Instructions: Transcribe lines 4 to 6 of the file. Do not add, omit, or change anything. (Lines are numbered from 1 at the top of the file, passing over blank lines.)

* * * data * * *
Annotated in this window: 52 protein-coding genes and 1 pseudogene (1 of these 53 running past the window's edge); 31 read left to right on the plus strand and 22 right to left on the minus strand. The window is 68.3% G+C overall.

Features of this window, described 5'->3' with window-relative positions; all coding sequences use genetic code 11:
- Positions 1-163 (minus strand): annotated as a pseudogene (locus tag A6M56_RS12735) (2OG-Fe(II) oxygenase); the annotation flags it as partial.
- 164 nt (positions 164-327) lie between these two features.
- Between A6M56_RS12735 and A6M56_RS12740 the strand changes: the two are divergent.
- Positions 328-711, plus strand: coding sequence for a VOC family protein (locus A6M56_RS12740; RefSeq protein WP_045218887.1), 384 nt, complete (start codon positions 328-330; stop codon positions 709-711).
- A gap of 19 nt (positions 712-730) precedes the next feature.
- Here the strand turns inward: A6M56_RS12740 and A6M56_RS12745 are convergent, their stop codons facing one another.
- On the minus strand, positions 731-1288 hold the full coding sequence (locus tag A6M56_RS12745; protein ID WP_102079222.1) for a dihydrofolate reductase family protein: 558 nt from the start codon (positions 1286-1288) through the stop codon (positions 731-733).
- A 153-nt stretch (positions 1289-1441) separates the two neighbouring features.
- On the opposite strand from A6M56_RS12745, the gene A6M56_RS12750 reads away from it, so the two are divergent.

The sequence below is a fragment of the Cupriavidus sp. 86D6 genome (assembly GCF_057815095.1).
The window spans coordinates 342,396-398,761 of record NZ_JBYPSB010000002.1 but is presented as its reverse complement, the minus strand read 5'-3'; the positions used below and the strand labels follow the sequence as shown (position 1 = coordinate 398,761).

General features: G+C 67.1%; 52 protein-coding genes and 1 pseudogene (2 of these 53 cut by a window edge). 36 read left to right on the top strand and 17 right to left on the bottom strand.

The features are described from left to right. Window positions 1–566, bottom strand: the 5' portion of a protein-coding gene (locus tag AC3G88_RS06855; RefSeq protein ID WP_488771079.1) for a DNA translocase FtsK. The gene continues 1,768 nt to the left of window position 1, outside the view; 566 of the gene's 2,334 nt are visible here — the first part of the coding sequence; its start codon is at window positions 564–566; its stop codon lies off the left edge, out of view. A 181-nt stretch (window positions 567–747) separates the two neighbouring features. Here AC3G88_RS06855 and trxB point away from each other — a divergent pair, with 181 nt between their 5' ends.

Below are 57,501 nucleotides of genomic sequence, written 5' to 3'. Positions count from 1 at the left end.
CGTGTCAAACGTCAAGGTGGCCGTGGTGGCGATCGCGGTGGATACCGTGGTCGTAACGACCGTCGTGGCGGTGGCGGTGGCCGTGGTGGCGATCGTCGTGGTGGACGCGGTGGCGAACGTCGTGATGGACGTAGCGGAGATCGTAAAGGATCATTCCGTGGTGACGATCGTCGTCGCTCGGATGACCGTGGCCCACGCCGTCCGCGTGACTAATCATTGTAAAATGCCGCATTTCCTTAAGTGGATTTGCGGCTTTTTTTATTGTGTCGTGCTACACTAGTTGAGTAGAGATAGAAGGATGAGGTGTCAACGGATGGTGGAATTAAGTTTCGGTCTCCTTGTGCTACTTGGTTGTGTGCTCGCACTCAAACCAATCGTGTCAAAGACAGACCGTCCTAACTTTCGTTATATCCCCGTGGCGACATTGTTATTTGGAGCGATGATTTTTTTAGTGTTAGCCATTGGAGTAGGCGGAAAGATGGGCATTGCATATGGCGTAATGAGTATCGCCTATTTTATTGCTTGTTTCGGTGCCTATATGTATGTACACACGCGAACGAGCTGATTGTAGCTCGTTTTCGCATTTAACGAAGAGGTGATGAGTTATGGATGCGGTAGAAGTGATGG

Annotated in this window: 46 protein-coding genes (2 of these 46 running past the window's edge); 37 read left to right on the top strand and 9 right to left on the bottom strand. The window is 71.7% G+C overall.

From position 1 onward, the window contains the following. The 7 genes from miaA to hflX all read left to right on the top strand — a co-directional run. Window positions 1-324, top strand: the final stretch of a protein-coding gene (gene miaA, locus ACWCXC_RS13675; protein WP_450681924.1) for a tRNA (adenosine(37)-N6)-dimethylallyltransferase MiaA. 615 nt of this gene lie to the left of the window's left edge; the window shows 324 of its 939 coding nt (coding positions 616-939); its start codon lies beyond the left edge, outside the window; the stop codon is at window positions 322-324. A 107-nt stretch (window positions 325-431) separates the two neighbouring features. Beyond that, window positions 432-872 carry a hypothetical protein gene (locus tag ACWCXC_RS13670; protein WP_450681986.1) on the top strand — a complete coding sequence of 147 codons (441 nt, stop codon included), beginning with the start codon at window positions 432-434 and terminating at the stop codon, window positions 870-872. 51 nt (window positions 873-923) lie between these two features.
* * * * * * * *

- 164 nt (positions 164-327) lie between these two features.
- Between A6M56_RS12735 and A6M56_RS12740 the strand changes: the two are divergent.
- Positions 328-711, plus strand: coding sequence for a VOC family protein (locus A6M56_RS12740; RefSeq protein WP_045218887.1), 384 nt, complete (start codon positions 328-330; stop codon positions 709-711).